Experiences and needs of carers of Aboriginal children with a disability: A qualitative study

Michelle DiGiacomo, Anna Green, Patricia Delaney, John Delaney, Patrick Patradoon-Ho, Patricia Mary Davidson, Penelope Abbott

Research output: Contribution to journalArticlepeer-review

10 Scopus citations


Background: Australian parents/carers of a person with a disability experience higher rates of depression, more financial stress, and are twice as likely to be in poor physical health than the general population. Aboriginal and Torres Strait Islander peoples experience worse health, social and economic outcomes than other Australians, and those with a disability face 'double disadvantage'. This study aimed to better understand the experiences and needs of parents/carers/families of Aboriginal children with a disability. Methods: Semi-structured in-depth interviews were conducted with parents or primary carers of Aboriginal children aged zero-eight with disability. Interviews were analysed using thematic analysis. Results: Nineteen women (sixteen mothers and three grandmothers) were interviewed. More than half were lone carers (without a partner or spouse). Participants described their experiences, including challenges and facilitators, to providing and accessing care, impacts on their health and wellbeing, and associated economic and non-economic costs of caregiving. Financial strain and social isolation was particularly prominent for lone carers. Conclusions: Tailoring services to the needs of carers of Aboriginal children with a disability means supporting kinship caregiving, facilitating engagement with other Aboriginal families, and streamlining services and systems to mitigate costs. The experiences described by our participants depict an intersection of race, socio-economic status, gender, disability, and caregiving. Services and funding initiatives should incorporate such intersecting determinants in planning and delivery of holistic care.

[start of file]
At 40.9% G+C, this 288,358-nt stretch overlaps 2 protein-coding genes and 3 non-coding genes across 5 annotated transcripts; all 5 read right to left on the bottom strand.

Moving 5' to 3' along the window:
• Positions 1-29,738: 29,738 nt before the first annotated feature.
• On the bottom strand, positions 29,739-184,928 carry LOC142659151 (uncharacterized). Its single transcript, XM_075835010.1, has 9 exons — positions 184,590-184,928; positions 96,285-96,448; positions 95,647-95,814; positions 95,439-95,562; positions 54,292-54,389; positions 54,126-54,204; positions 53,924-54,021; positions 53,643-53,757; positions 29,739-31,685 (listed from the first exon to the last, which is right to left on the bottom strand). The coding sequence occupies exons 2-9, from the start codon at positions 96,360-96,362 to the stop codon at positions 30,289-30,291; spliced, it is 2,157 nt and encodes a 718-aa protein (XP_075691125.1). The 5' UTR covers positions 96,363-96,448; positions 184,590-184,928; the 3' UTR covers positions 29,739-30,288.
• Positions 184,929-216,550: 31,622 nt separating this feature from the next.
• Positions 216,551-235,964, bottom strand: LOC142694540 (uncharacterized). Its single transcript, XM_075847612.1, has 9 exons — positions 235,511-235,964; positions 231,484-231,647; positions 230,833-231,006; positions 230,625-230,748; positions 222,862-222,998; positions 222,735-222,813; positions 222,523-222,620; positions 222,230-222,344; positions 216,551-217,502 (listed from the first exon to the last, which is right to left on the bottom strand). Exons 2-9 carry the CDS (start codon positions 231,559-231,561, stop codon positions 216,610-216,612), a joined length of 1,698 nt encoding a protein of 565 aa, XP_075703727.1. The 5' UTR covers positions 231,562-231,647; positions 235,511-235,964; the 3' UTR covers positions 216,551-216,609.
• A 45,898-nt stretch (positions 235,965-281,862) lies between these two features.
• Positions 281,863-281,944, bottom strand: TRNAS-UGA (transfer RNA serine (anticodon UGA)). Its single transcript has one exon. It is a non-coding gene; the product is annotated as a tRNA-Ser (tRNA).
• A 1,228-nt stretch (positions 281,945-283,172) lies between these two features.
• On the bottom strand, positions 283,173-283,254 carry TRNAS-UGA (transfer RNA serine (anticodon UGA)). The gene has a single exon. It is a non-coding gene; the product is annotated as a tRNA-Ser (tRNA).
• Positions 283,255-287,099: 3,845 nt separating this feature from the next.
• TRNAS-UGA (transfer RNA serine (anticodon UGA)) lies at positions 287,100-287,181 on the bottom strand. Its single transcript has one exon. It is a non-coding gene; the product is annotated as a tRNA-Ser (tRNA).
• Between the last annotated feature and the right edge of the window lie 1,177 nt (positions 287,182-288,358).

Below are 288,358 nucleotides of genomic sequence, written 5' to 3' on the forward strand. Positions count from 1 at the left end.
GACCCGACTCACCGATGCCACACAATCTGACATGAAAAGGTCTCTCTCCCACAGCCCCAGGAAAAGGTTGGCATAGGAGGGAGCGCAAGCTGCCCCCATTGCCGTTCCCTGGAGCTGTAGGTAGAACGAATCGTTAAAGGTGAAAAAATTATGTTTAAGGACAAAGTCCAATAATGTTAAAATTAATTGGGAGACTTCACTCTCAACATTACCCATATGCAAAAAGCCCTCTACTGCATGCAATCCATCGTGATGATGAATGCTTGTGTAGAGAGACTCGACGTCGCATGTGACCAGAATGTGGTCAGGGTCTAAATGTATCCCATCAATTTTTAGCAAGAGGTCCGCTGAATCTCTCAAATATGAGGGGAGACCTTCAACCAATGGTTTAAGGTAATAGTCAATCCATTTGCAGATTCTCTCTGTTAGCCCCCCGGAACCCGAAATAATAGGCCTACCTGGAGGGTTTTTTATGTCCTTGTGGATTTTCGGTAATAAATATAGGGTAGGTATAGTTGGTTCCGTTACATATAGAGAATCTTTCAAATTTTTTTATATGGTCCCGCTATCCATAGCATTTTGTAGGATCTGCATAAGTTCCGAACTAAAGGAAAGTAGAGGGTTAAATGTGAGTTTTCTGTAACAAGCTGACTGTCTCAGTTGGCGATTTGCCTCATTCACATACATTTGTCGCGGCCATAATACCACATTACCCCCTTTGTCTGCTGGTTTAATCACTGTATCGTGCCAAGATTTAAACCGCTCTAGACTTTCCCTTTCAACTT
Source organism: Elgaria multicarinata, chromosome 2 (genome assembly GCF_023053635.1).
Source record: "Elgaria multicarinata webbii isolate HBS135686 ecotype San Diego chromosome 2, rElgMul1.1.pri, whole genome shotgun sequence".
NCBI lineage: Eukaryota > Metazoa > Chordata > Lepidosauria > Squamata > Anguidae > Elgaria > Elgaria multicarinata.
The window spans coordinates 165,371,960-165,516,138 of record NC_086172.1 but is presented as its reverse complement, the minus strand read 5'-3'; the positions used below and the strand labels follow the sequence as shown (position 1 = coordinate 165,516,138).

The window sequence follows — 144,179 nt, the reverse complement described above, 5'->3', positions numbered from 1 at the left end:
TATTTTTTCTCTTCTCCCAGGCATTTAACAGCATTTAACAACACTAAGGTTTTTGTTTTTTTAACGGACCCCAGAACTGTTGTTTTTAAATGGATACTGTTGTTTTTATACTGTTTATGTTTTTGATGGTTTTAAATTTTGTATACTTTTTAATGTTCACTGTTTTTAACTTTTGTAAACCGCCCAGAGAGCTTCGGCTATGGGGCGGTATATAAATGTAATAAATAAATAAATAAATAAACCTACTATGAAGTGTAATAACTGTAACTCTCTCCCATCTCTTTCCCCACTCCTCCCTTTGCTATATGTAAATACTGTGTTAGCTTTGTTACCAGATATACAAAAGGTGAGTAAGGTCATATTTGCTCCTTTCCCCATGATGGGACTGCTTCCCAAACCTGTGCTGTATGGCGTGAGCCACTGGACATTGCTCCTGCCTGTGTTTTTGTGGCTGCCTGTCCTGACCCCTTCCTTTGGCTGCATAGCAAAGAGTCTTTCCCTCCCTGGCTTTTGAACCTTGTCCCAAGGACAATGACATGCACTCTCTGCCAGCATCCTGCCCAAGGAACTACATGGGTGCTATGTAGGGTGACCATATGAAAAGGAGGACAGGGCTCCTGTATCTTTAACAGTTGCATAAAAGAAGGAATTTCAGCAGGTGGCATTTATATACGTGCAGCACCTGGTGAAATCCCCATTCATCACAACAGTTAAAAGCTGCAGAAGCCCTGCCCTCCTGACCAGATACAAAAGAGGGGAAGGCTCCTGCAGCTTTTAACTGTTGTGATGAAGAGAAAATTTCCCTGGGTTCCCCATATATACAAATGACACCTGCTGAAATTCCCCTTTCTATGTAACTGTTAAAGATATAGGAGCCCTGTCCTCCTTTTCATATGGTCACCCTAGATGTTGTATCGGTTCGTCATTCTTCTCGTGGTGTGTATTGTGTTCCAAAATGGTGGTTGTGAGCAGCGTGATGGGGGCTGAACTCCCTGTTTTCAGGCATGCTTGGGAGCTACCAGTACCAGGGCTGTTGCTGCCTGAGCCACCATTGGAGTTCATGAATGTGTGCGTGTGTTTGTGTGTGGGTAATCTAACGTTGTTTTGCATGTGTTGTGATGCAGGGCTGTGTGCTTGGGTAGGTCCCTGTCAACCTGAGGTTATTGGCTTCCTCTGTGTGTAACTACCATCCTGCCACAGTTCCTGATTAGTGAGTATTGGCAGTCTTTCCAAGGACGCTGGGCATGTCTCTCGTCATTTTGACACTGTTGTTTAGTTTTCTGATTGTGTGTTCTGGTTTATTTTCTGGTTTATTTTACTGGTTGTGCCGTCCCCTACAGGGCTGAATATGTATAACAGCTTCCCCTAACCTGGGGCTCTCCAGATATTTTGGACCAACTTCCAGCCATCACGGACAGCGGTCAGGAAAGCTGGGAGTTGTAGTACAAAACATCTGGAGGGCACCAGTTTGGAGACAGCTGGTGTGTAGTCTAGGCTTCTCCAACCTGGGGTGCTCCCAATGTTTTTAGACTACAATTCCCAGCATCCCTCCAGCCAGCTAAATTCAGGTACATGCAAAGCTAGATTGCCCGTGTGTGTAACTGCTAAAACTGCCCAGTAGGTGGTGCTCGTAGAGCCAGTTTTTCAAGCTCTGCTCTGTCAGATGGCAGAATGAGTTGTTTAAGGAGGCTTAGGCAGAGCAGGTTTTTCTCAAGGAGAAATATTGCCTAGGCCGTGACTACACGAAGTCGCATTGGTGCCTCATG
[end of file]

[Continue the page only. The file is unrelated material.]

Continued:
Original languageEnglish (US)
Article number96
JournalBMC Family Practice
Issue number1
StatePublished - Nov 29 2017


  • Aboriginal and Torres Strait islander
  • Caregivers
  • Childhood disability
  • Indigenous
  • Qualitative

ASJC Scopus subject areas

  • Family Practice


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